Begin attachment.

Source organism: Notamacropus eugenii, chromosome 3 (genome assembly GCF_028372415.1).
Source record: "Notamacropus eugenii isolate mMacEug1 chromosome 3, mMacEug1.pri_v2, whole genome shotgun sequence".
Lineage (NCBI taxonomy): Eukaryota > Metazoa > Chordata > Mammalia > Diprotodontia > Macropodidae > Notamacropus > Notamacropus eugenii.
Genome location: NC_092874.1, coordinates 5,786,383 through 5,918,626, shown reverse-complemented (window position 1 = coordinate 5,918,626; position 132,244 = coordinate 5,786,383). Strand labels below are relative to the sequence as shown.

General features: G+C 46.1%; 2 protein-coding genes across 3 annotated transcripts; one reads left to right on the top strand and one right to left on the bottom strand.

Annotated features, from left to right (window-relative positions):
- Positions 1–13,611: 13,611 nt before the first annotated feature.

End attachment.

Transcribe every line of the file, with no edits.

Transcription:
Source organism: Notamacropus eugenii, chromosome 3 (genome assembly GCF_028372415.1).
Source record: "Notamacropus eugenii isolate mMacEug1 chromosome 3, mMacEug1.pri_v2, whole genome shotgun sequence".
Lineage (NCBI taxonomy): Eukaryota > Metazoa > Chordata > Mammalia > Diprotodontia > Macropodidae > Notamacropus > Notamacropus eugenii.
Genome location: NC_092874.1, coordinates 5,786,383 through 5,918,626, shown reverse-complemented (window position 1 = coordinate 5,918,626; position 132,244 = coordinate 5,786,383). Strand labels below are relative to the sequence as shown.

General features: G+C 46.1%; 2 protein-coding genes across 3 annotated transcripts; one reads left to right on the top strand and one right to left on the bottom strand.

Annotated features, from left to right (window-relative positions):
- Positions 1–13,611: 13,611 nt before the first annotated feature.